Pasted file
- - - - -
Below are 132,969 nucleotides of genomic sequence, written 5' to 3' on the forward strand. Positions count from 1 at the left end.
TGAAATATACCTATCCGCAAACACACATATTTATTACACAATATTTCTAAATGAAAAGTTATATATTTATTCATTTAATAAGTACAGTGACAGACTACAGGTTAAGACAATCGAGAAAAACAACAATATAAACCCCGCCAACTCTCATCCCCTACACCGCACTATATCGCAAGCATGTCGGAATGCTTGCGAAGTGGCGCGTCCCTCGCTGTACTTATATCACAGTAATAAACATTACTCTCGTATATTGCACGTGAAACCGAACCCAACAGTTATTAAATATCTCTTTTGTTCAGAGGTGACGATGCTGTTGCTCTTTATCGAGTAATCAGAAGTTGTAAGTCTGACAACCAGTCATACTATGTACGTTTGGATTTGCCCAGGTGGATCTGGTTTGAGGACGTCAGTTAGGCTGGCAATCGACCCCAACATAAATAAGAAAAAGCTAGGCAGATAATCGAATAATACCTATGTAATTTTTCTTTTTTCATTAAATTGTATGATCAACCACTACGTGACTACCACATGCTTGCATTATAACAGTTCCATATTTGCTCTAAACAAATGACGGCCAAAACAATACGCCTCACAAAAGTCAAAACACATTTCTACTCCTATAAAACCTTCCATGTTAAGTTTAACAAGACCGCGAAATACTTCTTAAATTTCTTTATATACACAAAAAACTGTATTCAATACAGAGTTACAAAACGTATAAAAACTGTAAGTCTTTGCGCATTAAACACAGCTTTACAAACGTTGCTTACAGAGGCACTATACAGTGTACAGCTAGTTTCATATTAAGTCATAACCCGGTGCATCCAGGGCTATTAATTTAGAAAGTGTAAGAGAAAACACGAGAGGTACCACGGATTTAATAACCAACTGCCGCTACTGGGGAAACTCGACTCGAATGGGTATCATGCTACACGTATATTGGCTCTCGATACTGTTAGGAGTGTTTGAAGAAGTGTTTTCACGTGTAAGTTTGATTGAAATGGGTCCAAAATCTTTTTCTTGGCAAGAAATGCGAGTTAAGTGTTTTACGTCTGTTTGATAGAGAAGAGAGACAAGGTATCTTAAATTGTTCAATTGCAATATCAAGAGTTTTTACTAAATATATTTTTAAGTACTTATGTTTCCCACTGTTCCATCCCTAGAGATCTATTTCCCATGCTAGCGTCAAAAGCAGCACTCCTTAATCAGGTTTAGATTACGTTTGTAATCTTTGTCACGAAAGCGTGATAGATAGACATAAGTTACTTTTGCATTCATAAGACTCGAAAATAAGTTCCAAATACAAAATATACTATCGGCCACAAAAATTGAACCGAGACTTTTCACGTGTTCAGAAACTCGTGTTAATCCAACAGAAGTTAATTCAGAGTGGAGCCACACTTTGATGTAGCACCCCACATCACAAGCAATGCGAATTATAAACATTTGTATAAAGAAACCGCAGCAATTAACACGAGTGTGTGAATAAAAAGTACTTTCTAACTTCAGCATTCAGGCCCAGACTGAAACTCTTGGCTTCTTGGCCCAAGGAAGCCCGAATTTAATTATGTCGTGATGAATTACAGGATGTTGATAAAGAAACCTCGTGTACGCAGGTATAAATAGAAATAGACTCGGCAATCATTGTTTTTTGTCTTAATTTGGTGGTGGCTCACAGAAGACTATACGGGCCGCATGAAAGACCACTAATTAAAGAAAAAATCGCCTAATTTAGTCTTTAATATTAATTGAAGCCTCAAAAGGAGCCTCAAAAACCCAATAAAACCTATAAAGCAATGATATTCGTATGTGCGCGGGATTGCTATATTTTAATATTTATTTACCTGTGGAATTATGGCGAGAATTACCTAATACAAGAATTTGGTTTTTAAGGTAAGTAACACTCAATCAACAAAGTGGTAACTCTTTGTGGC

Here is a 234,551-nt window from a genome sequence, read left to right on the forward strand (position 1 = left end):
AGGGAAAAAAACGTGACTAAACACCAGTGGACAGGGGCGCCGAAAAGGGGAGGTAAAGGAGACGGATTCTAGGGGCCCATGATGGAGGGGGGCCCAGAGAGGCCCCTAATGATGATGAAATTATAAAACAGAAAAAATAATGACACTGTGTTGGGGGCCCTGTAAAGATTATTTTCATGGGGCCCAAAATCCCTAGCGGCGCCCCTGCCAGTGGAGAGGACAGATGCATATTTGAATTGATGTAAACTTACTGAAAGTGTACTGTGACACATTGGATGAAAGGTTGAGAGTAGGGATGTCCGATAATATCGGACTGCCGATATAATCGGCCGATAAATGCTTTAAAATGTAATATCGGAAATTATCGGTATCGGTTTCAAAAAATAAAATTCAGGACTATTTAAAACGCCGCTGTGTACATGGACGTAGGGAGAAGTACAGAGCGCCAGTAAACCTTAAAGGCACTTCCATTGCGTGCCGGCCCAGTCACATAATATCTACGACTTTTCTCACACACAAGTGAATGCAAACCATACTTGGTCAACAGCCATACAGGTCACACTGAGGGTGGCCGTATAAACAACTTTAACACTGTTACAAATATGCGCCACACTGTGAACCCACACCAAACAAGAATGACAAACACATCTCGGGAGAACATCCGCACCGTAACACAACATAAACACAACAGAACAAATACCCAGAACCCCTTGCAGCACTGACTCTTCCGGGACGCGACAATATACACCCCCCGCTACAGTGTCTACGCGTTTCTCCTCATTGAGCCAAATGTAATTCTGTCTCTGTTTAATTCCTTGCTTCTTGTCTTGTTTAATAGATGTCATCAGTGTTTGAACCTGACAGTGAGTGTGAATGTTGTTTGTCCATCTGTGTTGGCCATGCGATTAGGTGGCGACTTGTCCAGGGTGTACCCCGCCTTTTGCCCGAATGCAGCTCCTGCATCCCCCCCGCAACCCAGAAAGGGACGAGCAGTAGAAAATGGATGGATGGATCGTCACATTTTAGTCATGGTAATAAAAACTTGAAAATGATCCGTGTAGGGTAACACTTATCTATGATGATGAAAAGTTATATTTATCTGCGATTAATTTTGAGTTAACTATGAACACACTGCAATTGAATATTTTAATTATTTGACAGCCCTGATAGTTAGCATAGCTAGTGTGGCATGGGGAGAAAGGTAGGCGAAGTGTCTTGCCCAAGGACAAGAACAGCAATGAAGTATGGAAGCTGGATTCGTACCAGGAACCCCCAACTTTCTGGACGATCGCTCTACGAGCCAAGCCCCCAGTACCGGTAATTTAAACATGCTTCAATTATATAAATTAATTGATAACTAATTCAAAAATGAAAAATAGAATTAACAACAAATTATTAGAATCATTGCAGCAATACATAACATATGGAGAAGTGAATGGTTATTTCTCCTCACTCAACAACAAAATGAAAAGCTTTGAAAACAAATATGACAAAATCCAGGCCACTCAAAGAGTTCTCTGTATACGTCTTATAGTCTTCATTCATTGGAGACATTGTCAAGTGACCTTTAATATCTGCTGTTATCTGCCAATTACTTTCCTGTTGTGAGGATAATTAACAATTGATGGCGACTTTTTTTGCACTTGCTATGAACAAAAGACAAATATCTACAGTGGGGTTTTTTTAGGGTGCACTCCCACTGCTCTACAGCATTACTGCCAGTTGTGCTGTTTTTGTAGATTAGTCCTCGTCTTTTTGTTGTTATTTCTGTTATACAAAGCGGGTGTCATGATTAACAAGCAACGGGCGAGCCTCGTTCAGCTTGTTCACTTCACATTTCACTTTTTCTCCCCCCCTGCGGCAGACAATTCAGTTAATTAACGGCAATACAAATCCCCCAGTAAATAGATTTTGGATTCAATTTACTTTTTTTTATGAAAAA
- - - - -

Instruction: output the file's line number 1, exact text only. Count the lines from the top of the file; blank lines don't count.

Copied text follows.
Below are 132,969 nucleotides of genomic sequence, written 5' to 3' on the forward strand. Positions count from 1 at the left end.